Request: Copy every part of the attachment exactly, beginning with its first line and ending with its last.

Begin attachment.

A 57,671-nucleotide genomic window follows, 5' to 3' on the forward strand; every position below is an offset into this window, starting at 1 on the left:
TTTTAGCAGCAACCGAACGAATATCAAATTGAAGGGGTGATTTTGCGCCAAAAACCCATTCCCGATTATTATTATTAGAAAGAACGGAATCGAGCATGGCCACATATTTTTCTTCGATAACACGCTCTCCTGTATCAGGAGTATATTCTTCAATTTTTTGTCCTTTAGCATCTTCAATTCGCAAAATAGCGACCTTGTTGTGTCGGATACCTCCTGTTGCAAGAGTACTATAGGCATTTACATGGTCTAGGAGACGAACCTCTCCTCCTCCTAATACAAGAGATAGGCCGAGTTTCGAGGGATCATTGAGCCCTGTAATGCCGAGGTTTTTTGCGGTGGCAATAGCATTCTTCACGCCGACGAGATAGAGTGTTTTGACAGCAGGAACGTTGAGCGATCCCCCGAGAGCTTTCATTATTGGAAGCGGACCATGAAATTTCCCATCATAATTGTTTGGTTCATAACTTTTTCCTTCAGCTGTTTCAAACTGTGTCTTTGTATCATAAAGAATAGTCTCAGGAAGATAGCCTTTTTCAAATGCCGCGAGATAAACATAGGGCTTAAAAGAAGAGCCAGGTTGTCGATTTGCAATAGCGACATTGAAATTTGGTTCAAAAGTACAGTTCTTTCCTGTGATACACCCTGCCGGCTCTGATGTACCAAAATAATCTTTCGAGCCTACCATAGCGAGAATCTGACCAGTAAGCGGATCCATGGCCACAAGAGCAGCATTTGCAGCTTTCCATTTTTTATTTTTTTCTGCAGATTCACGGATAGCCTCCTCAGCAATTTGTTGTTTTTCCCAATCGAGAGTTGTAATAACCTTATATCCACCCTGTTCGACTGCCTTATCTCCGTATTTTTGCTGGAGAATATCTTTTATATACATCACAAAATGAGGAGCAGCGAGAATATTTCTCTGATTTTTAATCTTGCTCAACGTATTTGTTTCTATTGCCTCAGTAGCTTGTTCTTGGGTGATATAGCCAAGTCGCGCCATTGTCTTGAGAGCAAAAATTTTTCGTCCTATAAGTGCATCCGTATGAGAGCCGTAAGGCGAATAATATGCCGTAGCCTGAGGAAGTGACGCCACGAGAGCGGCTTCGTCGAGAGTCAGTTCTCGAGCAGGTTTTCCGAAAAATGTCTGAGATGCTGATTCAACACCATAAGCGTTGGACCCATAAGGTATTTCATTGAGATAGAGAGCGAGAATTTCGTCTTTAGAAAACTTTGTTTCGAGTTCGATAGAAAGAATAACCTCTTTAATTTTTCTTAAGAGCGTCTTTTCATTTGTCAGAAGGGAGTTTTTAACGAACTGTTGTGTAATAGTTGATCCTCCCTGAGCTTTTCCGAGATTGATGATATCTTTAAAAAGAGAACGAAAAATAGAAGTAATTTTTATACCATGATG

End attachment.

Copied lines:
A 57,671-nucleotide genomic window follows, 5' to 3' on the forward strand; every position below is an offset into this window, starting at 1 on the left:
TTTTAGCAGCAACCGAACGAATATCAAATTGAAGGGGTGATTTTGCGCCAAAAACCCATTCCCGATTATTATTATTAGAAAGAACGGAATCGAGCATGGCCACATATTTTTCTTCGATAACACGCTCTCCTGTATCAGGAGTATATTCTTCAATTTTTTGTCCTTTAGCATCTTCAATTCGCAAAATAGCGACCTTGTTGTGTCGGATACCTCCTGTTGCAAGAGTACTATAGGCATTTACATGGTCTAGGAGACGAACCTCTCCTCCTCCTAATACAAGAGATAGGCCGAGTTTCGAGGGATCATTGAGCCCTGTAATGCCGAGGTTTTTTGCGGTGGCAATAGCATTCTTCACGCCGACGAGATAGAGTGTTTTGACAGCAGGAACGTTGAGCGATCCCCCGAGAGCTTTCATTATTGGAAGCGGACCATGAAATTTCCCATCATAATTGTTTGGTTCATAACTTTTTCCTTCAGCTGTTTCAAACTGTGTCTTTGTATCATAAAGAATAGTCTCAGGAAGATAGCCTTTTTCAAATGCCGCGAGATAAACATAGGGCTTAAAAGAAGAGCCAGGTTGTCGATTTGCAATAGCGACATTGAAATTTGGTTCAAAAGTACAGTTCTTTCCTGTGATACACCCTGCCGGCTCTGATGTACCAAAATAATCTTTCGAGCCTACCATAGCGAGAATCTGACCAGTAAGCGGATCCATGGCCACAAGAGCAGCATTTGCAGCTTTCCATTTTTTATTTTTTTCTGCAGATTCACGGATAGCCTCCTCAGCAATTTGTTGTTTTTCCCAATCGAGAGTTGTAATAACCTTATATCCACCCTGTTCGACTGCCTTATCTCCGTATTTTTGCTGGAGAATATCTTTTATATACATCACAAAATGAGGAGCAGCGAGAATATTTCTCTGATTTTTAATCTTGCTCAACGTATTTGTTTCTATTGCCTCAGTAGCTTGTTCTTGGGTGATATAGCCAAGTCGCGCCATTGTCTTGAGAGCAAAAATTTTTCGTCCTATAAGTGCATCCGTATGAGAGCCGTAAGGCGAATAATATGCCGTAGCCTGAGGAAGTGACGCCACGAGAGCGGCTTCGTCGAGAGTCAGTTCTCGAGCAGGTTTTCCGAAAAATGTCTGAGATGCTGATTCAACACCATAAGCGTTGGACCCATAAGGTATTTCATTGAGATAGAGAGCGAGAATTTCGTCTTTAGAAAACTTTGTTTCGAGTTCGATAGAAAGAATAACCTCTTTAATTTTTCTTAAGAGCGTCTTTTCATTTGTCAGAAGGGAGTTTTTAACGAACTGTTGTGTAATAGTTGATCCTCCCTGAGCTTTTCCGAGATTGATGATATCTTTAAAAAGAGAACGAAAAATAGAAGTAATTTTTATACCATGATG